The best and worst thing to happen to Big Brother and the Holding Co. was adding Janis Joplin to their line up. There is probably a 50/50 split on whether people like her or not. I am firmly entrenched on the not side. Do I think she is talentless, no, I can’t deny her that. I just don’t like her signing style. Well, on most of her work, anyway. I also find her histrionics annoying, personality grating and the way she spoke incorporated the worst of the sixties phony hippy vernacular – “Oh weow, maaaaan”. She sounded like a haggard, chain-smoking house wife long before she had the chance to become one. I don’t mind her less oppressive contributions to Big Brother and the Holding Co., it is just when she took center stage, that’s was all there was – the band just didn’t exist.
Prior to the arrival of Janis, Big Brother and the Holding Co. was a fine little psychedelic band. I have often heard them called sloppy; an adjective I certainly don’t agree with. I enjoy their ferocious style. To me, musical precision is the death of rock. If I want to listen to math, I’ll put on some Bach. Give me distorted guitars and over driven amps pushed to their limit.
It could be argued that without Janis, Big Brother and the Holding Co., would have remained little more than a footnote in the San Francisco music scene. That may be true, but you get the impression that some of the band would have preferred to find out on their own. The bitterness that surrounds lead guitarist, James Gurley, is palpable. It is suggested in the film that he thought of himself as the star of the band, and perhaps, without Janis, he would have been – though with far less notoriety. He had a raw, visceral energy on stage that exploded in his freeform, acid drenched guitar playing. To me, that is when this band really shines. That said, the band did need someone up front, as no one member, nor combination of members, had what it takes, vocally, to front the group.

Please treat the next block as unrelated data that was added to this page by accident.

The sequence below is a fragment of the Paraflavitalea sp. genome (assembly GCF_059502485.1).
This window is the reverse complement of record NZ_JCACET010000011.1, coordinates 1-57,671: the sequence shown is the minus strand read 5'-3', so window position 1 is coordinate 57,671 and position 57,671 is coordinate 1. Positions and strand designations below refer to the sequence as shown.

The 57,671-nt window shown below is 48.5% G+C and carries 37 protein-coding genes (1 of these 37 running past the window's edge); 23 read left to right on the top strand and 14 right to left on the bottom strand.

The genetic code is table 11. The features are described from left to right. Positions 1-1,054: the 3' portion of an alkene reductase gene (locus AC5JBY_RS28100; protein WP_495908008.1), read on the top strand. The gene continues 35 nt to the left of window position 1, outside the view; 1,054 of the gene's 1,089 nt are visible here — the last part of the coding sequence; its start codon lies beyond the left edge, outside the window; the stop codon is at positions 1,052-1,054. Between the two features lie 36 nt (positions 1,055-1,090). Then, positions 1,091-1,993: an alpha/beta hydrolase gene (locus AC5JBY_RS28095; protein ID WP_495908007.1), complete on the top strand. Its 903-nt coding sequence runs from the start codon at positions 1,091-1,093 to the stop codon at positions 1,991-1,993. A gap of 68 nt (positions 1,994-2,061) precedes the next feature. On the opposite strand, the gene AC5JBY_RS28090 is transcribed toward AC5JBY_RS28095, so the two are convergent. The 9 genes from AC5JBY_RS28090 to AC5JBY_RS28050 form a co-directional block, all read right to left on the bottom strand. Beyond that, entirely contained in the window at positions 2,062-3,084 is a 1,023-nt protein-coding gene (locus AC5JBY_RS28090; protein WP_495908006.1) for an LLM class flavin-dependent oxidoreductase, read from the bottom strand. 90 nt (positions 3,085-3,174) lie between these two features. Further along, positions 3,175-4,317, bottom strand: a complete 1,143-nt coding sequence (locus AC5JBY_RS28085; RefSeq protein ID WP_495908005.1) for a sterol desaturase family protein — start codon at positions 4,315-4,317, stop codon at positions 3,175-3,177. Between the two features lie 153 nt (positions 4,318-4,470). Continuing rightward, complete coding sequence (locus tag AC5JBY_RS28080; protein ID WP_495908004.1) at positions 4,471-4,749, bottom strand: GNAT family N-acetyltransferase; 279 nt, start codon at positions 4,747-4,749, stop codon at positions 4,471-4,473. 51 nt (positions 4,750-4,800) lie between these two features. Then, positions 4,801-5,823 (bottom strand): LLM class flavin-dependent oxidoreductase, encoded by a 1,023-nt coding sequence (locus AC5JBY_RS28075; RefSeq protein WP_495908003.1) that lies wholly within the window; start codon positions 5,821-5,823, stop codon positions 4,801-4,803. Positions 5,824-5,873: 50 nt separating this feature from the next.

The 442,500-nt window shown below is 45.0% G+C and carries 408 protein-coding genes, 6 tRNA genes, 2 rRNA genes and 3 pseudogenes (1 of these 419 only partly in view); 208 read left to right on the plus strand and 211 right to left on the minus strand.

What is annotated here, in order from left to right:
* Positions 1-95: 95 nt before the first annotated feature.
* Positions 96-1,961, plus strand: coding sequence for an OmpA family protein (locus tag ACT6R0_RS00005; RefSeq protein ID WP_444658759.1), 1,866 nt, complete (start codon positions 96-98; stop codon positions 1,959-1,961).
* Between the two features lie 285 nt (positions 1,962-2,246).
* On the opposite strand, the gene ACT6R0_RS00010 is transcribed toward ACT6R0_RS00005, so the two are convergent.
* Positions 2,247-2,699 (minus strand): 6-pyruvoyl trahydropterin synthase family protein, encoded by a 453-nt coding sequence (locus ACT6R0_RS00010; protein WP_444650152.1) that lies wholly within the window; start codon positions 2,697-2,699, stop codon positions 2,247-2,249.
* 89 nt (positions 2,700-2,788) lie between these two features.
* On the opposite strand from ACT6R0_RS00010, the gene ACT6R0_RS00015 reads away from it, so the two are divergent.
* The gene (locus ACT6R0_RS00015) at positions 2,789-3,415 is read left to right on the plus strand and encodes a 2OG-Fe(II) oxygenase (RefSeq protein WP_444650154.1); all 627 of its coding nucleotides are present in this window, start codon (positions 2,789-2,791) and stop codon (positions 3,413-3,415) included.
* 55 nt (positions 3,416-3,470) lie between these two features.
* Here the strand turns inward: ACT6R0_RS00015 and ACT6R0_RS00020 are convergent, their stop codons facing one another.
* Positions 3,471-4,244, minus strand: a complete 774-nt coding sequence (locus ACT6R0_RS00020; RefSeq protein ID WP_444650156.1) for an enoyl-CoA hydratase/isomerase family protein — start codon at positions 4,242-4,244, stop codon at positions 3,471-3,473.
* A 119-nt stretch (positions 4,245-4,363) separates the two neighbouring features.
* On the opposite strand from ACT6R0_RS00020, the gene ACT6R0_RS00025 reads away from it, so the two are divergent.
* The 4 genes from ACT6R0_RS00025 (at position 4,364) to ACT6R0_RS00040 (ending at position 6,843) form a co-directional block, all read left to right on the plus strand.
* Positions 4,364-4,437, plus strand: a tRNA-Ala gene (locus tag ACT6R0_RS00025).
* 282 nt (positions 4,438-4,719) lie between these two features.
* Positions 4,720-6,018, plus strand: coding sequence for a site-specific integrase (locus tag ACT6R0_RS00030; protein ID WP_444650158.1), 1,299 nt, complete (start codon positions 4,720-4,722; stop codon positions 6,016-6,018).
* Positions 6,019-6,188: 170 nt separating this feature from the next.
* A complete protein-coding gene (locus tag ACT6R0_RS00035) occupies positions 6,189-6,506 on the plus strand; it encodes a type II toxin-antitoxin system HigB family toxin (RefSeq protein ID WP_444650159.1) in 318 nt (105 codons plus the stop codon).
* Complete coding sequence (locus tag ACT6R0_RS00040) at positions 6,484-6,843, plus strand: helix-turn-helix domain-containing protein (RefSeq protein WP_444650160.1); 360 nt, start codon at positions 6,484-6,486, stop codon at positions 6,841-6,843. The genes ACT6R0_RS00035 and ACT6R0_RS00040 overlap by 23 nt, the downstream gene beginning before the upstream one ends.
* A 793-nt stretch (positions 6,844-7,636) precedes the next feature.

The writing was on the wall for Big Brother and the Holding Co. as soon as they sat down as a band to watch D.A. Penebakers film, The Monterey Pop Festival. Big Brother and the Holding Co. was not originally slated to appear in the film, as all the artists were asked to play for free and they declined. After their set, the response was so rapturous that the film makers begged them to appear in the movie and they capitulated – though it is not made clear whether they received payment for it. As a result, one career is launched and another is torpedoed.
The Monterey Pop Festival film opens with a Big Brother and the Holding Co. song that features the entire band – this is not in the documentary, but I think it is an important point. It is audio only, and is playing as the opening credits roll. They sound great, ebullient, and the entire band features in the song – it is a band song. The trouble starts when the film gets to their live performance (which is in the documentary). The band, expecting to see the band featured as a unit in their big shot at fame, ended up witnessing, basically, a solo performance of Janis – the cameras hardly moved from her for the entire song. The damage was done, the seeds of bitterness were sown, and it was only a matter of time until all the whispers in Janis’ ears to dump Big Brother and the Holding Co. would come to pass.
It is sad really, but to be honest, she was too big for them. To this day I’d still rather listen to Big Brother and the Holding Co. than solo Janis. If I really want to hear Janis, I’ll just stuff a bunch of cats into a pillow case and swing around over my head. Fan or not, it is hard to deny her performance at the Monterey Pop Festival was one for the ages.
Big Brother and the Holding Co. did solider on without the woman voted the ugliest man at her high school, but it was never the same. The band members are philosophical about it, but you can see that the scars haven’t healed after all these years. James Gurley seems completely indifferent when the subject of her death is raised – he is icily cold. One member, Sam Andrews, did go with Janis when she left. He makes a good point, in that he liked the direction she was going in and wanted to come along for the ride. Fair enough. When Janis’ new group, The Kosmic Blues Band, folded, Sam was back in Big Brother and the Holding Co. by the end of 1969.
I really like this film, in spite of Janis. I have probably watched it three or four times. It is a great piece of history that takes place during one of the most important eras in modern music – the San Francisco music scene of the mid to late 60s. The interviews are with to the band members and there are no unnecessary pseudo-authoritative guest speakers giving their opinions on what happened. What really makes this film standout is the excellent live footage culled from a few different sources (one of which being the very respected, KQED-TV studios in San Francisco. That particular show may now be purchased in its entirety). The live footage really shows what a truly unique band they were for those 900 nights.